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Preprints
https://doi.org/10.5194/essd-2020-173
© Author(s) 2020. This work is distributed under
the Creative Commons Attribution 4.0 License.
https://doi.org/10.5194/essd-2020-173
© Author(s) 2020. This work is distributed under
the Creative Commons Attribution 4.0 License.

  24 Aug 2020

24 Aug 2020

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A revised version of this preprint was accepted for the journal ESSD and is expected to appear here in due course.

Measurements from mobile surface vehicles during LAPSE-RATE

Gijs de Boer1,2, Sean Waugh3, Alexander Erwin4, Steven Borenstein5, Cory Dixon5,a, Wafa'a Shanti4, Adam Houston4, and Brian Argrow5 Gijs de Boer et al.
  • 1Cooperative Institute for Research in Environmental Sciences, University of Colorado Boulder, Boulder, Colorado, USA
  • 2NOAA Physical Sciences Laboratory, Boulder Colorado, USA
  • 3NOAA National Severe Storms Laboratory, Norman, Oklahoma, USA
  • 4University of Nebraska – Lincoln, Lincoln, Nebraska, USA
  • 5Integrated Remote and In Situ Sensing, University of Colorado Boulder, Boulder, Colorado, USA
  • anow at: Geotech Environmental Equipment, Denver, Colorado, USA

Abstract. Between 14 and 20 July 2018, small unmanned aircraft systems (sUAS) were deployed to the San Luis Valley of Colorado (USA) alongside surface-based remote, in-situ sensors, and radiosonde systems as part of the Lower Atmospheric Profiling Studies at Elevation – a Remotely-piloted Aircraft Team Experiment (LAPSE-RATE). The measurements collected as part of LAPSE-RATE targeted quantities related to enhancing our understanding of boundary layer structure, cloud and aerosol properties and surface-atmosphere exchange, and provide detailed information to support model evaluation and improvement work. Additionally, intensive intercomparison between the different unmanned aircraft platforms was completed. The current manuscript describes the observations obtained using three different types of surface-based mobile observing vehicles. These included the University of Colorado Mobile UAS Research Collaboratory (MURC), the National Oceanic and Atmospheric Administration National Severe Storms Laboratory Mobile Mesonet, and two University of Nebraska Combined Mesonet and Tracker (CoMeT) vehicles. Over the one-week campaign, a total of 143 hours of data were collected using this combination of vehicles. The data from these coordinated activities provide detailed perspectives on the spatial variability of atmospheric state parameters (air temperature, humidity, pressure, and wind) throughout the northern half of the San Luis Valley. These data sets have been checked for quality and published to the Zenodo data archive under a specific community set up for LAPSE-RATE (https://zenodo.org/communities/lapse-rate/) and are accessible at no cost by all registered users. The primary dataset DOIs are https://doi.org/10.5281/zenodo.3814765 (CU MURC measurements; de Boer et al., 2020d), https://doi.org/10.5281/zenodo.3738175 (NSSL MM measurements; Waugh, 2020) and https://doi.org/10.5281/zenodo.3838724 (UNL CoMeT measurements; Houston and Erwin., 2020).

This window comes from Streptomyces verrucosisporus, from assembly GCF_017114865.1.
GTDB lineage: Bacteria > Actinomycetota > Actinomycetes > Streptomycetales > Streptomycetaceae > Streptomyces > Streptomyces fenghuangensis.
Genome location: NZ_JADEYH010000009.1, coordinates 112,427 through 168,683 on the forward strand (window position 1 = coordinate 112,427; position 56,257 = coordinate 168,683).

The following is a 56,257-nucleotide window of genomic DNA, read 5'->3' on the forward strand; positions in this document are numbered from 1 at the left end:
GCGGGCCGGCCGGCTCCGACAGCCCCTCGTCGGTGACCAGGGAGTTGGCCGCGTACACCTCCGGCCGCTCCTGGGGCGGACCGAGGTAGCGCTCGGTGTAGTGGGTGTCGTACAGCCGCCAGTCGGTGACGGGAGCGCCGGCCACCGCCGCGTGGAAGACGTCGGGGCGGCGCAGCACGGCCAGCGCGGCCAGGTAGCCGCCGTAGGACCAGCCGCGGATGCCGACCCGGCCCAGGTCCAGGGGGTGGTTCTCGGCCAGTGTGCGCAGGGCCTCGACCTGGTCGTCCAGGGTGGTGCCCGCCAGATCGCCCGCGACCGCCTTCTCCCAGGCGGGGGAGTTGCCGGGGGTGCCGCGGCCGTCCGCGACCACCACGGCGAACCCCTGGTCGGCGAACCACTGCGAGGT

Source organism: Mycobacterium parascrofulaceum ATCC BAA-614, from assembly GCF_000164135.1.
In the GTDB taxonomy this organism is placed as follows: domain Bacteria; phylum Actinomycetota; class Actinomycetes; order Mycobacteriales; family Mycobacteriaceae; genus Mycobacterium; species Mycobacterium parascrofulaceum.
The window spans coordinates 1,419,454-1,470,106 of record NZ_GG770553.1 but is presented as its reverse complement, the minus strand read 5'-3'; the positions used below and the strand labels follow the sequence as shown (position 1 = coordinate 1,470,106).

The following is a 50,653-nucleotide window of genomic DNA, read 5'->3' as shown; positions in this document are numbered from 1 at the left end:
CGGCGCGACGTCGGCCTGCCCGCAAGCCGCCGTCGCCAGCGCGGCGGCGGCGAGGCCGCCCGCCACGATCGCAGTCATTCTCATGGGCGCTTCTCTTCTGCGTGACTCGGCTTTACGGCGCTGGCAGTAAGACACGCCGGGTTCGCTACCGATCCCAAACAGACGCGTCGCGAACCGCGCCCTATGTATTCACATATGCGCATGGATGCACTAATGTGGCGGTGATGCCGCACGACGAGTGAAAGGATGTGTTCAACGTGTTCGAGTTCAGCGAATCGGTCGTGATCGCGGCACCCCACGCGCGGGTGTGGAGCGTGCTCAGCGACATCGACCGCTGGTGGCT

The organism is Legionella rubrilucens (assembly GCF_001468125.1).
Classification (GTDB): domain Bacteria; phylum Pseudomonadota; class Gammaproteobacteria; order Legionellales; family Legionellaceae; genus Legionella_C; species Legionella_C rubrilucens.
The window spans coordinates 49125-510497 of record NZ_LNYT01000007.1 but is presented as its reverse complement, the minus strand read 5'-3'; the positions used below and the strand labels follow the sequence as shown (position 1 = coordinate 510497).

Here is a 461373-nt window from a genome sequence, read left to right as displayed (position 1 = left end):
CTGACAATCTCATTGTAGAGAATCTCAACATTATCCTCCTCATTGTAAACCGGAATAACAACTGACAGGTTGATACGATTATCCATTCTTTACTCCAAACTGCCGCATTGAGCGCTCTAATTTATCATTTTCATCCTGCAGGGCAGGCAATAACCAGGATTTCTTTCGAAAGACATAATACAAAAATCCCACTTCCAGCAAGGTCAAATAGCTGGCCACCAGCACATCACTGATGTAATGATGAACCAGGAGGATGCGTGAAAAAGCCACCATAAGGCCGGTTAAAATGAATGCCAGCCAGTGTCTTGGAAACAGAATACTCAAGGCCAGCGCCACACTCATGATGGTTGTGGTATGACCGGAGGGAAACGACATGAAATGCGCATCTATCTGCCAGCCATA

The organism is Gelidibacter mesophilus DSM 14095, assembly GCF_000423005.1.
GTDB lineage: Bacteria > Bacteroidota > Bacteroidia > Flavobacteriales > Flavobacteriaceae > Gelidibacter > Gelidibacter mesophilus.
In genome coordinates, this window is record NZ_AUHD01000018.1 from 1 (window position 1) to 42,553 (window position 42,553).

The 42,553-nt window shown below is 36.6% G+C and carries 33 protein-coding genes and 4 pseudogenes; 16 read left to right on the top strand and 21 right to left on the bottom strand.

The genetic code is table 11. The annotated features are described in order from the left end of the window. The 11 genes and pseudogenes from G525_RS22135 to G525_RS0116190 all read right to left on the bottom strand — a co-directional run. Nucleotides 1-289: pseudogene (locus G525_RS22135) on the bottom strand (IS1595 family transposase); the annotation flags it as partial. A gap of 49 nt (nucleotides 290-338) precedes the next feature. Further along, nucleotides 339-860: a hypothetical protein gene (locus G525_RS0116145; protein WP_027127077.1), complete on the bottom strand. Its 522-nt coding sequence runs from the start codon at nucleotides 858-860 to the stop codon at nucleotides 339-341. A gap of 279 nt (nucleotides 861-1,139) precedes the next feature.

Gijs de Boer et al.

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Interactive discussion

Status: closed
Status: closed
AC: Author comment | RC: Referee comment | SC: Short comment | EC: Editor comment
Printer-friendly Version - Printer-friendly version Supplement - Supplement

Gijs de Boer et al.

Data sets

MURC Observations from LAPSE-RATE G. de Boer, S. Borenstein, C. Dixon, and B. Argrow https://doi.org/10.5281/zenodo.3814765

Mobile Mesonet data files from Lapse-Rate S. Waugh https://doi.org/10.5281/zenodo.3738175

Mobile Mesonet files from LAPSE-RATE A. Houston and A. Erwin https://doi.org/10.5281/zenodo.3838724

Gijs de Boer et al.

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Latest update: 04 Dec 2020
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Short summary
This paper provides an overview of measurements collected in south-central Colorado (USA) during the 2018 LAPSE-RATE campaign. The measurements described in this article were collected by mobile surface vehicles, including cars, trucks and vans, and include measurements of thermodynamic quantities (e.g. temperature, humidity, pressure) and winds. These measurements can be used to study the evolution of the atmospheric boundary layer at a high elevation site over a variety of conditions.
This paper provides an overview of measurements collected in south-central Colorado (USA) during...
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